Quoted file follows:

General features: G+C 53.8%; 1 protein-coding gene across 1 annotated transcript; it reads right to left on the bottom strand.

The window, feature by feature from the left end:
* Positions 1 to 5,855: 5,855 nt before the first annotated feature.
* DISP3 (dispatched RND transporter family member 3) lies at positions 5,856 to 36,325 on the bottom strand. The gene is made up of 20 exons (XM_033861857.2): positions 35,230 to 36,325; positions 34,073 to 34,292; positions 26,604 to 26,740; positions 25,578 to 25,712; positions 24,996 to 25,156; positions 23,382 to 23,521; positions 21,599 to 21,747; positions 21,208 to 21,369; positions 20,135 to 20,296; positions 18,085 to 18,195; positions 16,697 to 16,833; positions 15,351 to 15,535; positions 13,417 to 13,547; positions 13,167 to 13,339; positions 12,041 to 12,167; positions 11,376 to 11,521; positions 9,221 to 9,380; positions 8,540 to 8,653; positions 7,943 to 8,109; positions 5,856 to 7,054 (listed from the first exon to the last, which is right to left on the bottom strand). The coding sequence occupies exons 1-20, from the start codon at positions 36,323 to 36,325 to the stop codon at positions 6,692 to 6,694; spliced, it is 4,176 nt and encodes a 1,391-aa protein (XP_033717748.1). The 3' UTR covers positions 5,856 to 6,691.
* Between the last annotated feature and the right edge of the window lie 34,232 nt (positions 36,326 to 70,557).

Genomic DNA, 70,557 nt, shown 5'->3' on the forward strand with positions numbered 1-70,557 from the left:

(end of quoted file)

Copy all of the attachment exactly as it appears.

General features: G+C 53.8%; 1 protein-coding gene across 1 annotated transcript; it reads right to left on the bottom strand.

The window, feature by feature from the left end:
* Positions 1 to 5,855: 5,855 nt before the first annotated feature.
* DISP3 (dispatched RND transporter family member 3) lies at positions 5,856 to 36,325 on the bottom strand. The gene is made up of 20 exons (XM_033861857.2): positions 35,230 to 36,325; positions 34,073 to 34,292; positions 26,604 to 26,740; positions 25,578 to 25,712; positions 24,996 to 25,156; positions 23,382 to 23,521; positions 21,599 to 21,747; positions 21,208 to 21,369; positions 20,135 to 20,296; positions 18,085 to 18,195; positions 16,697 to 16,833; positions 15,351 to 15,535; positions 13,417 to 13,547; positions 13,167 to 13,339; positions 12,041 to 12,167; positions 11,376 to 11,521; positions 9,221 to 9,380; positions 8,540 to 8,653; positions 7,943 to 8,109; positions 5,856 to 7,054 (listed from the first exon to the last, which is right to left on the bottom strand). The coding sequence occupies exons 1-20, from the start codon at positions 36,323 to 36,325 to the stop codon at positions 6,692 to 6,694; spliced, it is 4,176 nt and encodes a 1,391-aa protein (XP_033717748.1). The 3' UTR covers positions 5,856 to 6,691.
* Between the last annotated feature and the right edge of the window lie 34,232 nt (positions 36,326 to 70,557).

Genomic DNA, 70,557 nt, shown 5'->3' on the forward strand with positions numbered 1-70,557 from the left: